The CIA torture report may have been released in the United States, but its contents could be found in newspapers across the world Wednesday. Several international media outlets covered the extensive report of the five-year Senate Intelligence Committee investigation into the harsh techniques used to interrogate terrorists after the Sept. 11, 2001 attacks.
In Europe, columnists were angry with the U.S. for broadcasting an image of fairness and freedom while conducting torture behind the scenes. Bild, Germany's leading tabloid, wrote that the torture report's verdict that the CIA torture techniques ultimately didn't work "cannot be beat for uniqueness." Austria's Kleine Zeitung ran a front-page photo with a superimposed headline reading "America's Shame."
In the United Kingdom, a headline in the Daily Mail summed up its reaction to the report: "A truly black day for the 'civilized' West." The opinion piece said the Senate committee's release, "demolished the boast of the world’s most powerful democracy that it inhabits a higher moral universe than the terrorists it condemns as barbarians."
France's Le Monde published an article about the torture report, but chose not to opine on it, instead publishing editorials about Nobel prize winner Malala Yousafzai and Rwanda. In Poland, where the CIA ran a secret prison, newspaper Gazeta Wyborcza featured a torture report story on the front page of its website. The headline loosely translated to "So the CIA tortured. Scary way to force the 'truth.'"
In Russia, neither the Moscow Times nor St. Petersburg Times mentioned the torture report on their websites' front pages. Kommersant linked to a short article about it under the world section.
Newspapers in the Spanish-speaking world were divided over the CIA report, with some offering harsh words for the CIA and Bush administration, and others opting not to give the torture report any coverage.
Spain’s prominent newspaper El País led its homepage with the CIA torture report Wednesday, with multiple stories chronicling what role the Bush administration played in allowing the enhanced interrogation tactics, as well as criticism of the report from former spies. Its main headline read in Spanish: “US uncovers the dirty war of the Bush era.”
Mexico’s Crónica newspaper also gave the story prominent placement at the top of its website Wednesday, with a headline that read: “The US Senate accuses the CIA of torture ‘for nothing and brutality.’” Its editorial page slammed Bush, noting “During his administration, the CIA conducted 'more brutal' practices than he had admitted in the years after the attacks of September 11, 2001, and also the results did little interrogation for nothing.'” But Mexico’s other top newspaper, El Norte, largely ignored the CIA report.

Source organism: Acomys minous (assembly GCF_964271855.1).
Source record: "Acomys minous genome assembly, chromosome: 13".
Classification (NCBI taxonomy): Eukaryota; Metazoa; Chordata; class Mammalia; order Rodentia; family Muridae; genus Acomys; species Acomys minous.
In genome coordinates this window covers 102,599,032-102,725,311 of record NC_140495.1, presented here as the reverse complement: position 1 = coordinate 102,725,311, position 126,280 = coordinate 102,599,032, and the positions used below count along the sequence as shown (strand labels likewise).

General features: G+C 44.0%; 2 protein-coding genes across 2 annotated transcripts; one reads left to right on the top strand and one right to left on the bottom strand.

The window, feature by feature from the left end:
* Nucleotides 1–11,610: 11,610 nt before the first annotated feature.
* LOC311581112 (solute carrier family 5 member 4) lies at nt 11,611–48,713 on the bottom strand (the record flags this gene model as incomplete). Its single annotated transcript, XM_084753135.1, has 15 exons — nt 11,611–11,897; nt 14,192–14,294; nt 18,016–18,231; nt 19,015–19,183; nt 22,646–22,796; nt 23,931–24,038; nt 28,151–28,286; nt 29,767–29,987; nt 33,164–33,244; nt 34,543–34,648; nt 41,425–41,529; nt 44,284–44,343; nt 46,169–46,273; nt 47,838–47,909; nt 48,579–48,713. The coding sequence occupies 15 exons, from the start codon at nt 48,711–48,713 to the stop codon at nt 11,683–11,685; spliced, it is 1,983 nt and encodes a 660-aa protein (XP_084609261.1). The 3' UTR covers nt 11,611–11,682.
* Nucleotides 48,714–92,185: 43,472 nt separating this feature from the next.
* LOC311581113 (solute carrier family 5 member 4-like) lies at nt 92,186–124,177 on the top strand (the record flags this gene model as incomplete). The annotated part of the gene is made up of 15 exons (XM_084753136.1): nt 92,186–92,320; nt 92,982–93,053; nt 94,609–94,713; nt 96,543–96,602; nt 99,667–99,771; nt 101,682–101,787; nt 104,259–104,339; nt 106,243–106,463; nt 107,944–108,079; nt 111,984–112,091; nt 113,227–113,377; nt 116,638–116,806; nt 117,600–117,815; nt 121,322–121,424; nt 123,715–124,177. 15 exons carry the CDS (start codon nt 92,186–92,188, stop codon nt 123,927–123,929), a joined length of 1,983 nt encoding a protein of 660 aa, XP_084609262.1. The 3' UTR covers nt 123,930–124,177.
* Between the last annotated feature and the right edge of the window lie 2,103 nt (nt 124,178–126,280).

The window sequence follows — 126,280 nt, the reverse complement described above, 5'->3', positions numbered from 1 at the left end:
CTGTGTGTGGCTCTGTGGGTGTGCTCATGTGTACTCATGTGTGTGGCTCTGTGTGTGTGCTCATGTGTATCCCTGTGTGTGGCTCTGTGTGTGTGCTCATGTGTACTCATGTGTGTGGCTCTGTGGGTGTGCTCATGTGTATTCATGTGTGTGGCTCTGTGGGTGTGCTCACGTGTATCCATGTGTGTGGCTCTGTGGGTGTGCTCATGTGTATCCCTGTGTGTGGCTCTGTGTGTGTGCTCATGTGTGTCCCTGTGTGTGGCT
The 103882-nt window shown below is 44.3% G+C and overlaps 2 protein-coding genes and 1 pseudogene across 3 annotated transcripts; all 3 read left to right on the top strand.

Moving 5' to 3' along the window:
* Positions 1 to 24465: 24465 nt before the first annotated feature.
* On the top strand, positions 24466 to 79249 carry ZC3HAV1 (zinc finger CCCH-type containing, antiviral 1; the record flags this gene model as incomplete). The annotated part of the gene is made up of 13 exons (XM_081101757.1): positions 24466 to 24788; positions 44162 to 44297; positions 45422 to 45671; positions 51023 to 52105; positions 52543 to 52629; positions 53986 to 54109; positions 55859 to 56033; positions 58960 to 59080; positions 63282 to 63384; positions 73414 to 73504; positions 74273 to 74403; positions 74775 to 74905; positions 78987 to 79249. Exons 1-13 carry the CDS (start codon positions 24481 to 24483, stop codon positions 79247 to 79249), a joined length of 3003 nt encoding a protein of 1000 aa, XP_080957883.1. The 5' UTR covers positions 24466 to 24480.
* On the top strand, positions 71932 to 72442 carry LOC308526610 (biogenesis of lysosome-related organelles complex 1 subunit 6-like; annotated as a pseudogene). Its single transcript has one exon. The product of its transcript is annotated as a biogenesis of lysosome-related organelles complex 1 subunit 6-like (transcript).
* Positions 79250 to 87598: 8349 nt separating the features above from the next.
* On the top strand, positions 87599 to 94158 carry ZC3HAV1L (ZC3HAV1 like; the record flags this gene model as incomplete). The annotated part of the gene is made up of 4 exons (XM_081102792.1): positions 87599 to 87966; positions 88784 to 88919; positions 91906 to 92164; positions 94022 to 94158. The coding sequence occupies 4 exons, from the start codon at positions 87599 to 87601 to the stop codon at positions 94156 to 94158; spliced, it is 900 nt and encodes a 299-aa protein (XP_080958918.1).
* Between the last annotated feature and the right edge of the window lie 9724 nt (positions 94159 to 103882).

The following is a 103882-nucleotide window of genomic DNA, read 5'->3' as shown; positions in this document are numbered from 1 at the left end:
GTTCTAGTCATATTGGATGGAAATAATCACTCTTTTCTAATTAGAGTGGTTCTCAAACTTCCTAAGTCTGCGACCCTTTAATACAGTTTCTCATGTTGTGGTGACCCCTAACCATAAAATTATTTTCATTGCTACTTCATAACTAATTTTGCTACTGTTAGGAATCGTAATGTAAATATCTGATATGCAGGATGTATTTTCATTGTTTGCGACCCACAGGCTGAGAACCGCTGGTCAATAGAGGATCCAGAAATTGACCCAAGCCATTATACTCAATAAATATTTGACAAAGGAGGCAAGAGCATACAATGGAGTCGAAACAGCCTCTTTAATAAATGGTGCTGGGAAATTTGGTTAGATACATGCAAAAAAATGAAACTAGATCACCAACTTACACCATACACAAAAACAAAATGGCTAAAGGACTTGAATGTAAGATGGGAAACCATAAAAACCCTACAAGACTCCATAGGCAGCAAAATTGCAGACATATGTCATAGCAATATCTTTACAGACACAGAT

In Honduras, La Tribuna noted U.S. President Barack Obama’s speech on immigration Tuesday in Tennessee, but skipped the CIA report. In Costa Rica, La Nación gave the CIA report some play toward the bottom of its homepage with a wire story about the torture tactics.
Colombia’s El Tiempo published multiple stories about the CIA torture report, its top headline blasting “The 'unholy' methods of the CIA after September 11.” But its editorial page focused on the country’s own recent incidents of alleged human rights violations instead of the U.S. controversy.
Ecuador’s El Universo focused on how the CIA misled Congress. It’s top headline read, “The CIA acted ‘more brutal’ than what it told Congress, says report.” Cuba’s official Granma newspaper followed a similar path. It’s website carried the CIA story toward the bottom of its homepage with the headline: “CIA interrogations, more brutal than thought.”
Many Middle Eastern newspapers were notably silent about the CIA report. None of the major international Arabic-language newspapers featured the torture report on its front page. Al Sharq al Awsat, Al Quds al Arabi and Al Arab all led with the Gulf Cooperation Council summit in Doha. Al Ahram, the Egyptian daily read throughout the region, also led with the summit, but did publish wire reports about the CIA torture investigation that emphasized the steps taken to secure U.S. installations in the Middle East in response to its publication.
The privately owned Egyptian daily Al Masry Al Youm featured a report detailing the methods used by the CIA to torture prisoners, highlighting the use of diapers and anal feeding. The Israeli daily Haaretz focused its coverage on the CIA’s citation of an Israeli Supreme Court ruling to justify its legal case for torture.
Only Iran’s Fars News agency gave the torture report prominent coverage, featuring a commentary piece on its front page entitled “CIA Torture Report: They Must Be Kidding.” “At a time when former US president George W. Bush is chasing cows and having barbecue in his Texas ranch, and former UK prime minister Tony Blair is shining his Save the Children ‘Global Legacy Award’ and possibly preparing himself for a Noble Peace Prize, it is hard to take the release of a Senate report on torture seriously,” it said.
Japan's Yomiuri Shimbun, which reportedly has the biggest circulation in the world, barely mentioned the torture report at all. It put it as the fourth story under its international heading -- after an article about England's Duke and Duchess of Cambridge visiting New York.